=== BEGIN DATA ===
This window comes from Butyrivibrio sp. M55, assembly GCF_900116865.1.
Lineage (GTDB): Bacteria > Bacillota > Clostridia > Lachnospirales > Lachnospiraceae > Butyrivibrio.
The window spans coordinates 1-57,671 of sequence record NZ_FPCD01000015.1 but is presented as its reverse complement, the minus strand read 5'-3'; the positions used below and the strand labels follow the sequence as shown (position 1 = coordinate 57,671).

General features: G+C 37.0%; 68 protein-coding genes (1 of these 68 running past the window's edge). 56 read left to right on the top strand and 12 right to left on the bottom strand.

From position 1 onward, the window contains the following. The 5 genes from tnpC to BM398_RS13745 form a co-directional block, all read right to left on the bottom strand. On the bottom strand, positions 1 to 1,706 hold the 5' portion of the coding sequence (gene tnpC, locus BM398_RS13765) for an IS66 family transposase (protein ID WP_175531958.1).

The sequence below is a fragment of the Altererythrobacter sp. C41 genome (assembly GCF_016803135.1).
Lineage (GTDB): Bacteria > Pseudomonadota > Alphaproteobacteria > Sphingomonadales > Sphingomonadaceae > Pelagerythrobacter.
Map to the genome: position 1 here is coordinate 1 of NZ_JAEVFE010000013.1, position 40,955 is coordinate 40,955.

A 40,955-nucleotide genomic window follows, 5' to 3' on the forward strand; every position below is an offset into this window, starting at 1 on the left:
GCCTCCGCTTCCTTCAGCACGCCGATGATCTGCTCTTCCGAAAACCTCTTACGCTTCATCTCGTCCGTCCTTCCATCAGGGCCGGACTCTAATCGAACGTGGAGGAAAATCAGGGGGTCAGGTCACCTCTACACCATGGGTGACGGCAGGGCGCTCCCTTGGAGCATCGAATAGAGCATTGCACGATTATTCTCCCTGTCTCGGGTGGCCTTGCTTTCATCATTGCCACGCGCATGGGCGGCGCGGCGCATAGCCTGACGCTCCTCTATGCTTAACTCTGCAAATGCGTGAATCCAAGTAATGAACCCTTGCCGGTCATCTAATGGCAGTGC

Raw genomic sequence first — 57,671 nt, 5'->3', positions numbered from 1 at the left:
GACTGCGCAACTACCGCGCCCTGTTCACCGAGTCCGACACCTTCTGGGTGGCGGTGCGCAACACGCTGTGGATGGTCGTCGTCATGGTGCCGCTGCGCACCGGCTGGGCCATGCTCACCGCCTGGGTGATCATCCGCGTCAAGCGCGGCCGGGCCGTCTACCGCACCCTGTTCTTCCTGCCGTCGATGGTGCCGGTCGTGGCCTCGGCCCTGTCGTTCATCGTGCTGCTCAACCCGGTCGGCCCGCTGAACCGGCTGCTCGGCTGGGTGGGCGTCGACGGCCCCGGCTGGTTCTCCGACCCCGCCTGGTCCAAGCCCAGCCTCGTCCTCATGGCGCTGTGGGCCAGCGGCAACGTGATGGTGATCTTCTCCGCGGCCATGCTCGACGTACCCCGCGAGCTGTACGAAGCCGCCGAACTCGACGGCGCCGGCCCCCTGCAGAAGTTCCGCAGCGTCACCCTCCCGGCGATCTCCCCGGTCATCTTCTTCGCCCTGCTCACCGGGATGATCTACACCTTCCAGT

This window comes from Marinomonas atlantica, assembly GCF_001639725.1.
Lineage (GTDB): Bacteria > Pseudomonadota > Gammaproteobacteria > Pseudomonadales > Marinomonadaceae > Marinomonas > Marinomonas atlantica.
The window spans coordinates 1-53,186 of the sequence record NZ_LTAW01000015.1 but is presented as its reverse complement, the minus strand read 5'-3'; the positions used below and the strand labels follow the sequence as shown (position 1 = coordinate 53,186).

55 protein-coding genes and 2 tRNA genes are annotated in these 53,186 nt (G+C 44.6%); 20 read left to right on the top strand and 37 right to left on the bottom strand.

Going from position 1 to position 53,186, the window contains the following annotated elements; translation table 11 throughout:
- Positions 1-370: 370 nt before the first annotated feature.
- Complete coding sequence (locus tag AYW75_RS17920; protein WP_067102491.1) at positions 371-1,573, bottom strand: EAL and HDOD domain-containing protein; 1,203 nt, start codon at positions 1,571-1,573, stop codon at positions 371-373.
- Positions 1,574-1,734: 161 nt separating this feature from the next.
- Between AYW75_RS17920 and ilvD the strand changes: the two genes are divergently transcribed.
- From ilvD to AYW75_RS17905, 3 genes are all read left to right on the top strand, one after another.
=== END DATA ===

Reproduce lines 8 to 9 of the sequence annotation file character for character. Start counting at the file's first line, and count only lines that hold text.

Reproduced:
Map to the genome: position 1 here is coordinate 1 of NZ_JAEVFE010000013.1, position 40,955 is coordinate 40,955.

A 40,955-nucleotide genomic window follows, 5' to 3' on the forward strand; every position below is an offset into this window, starting at 1 on the left: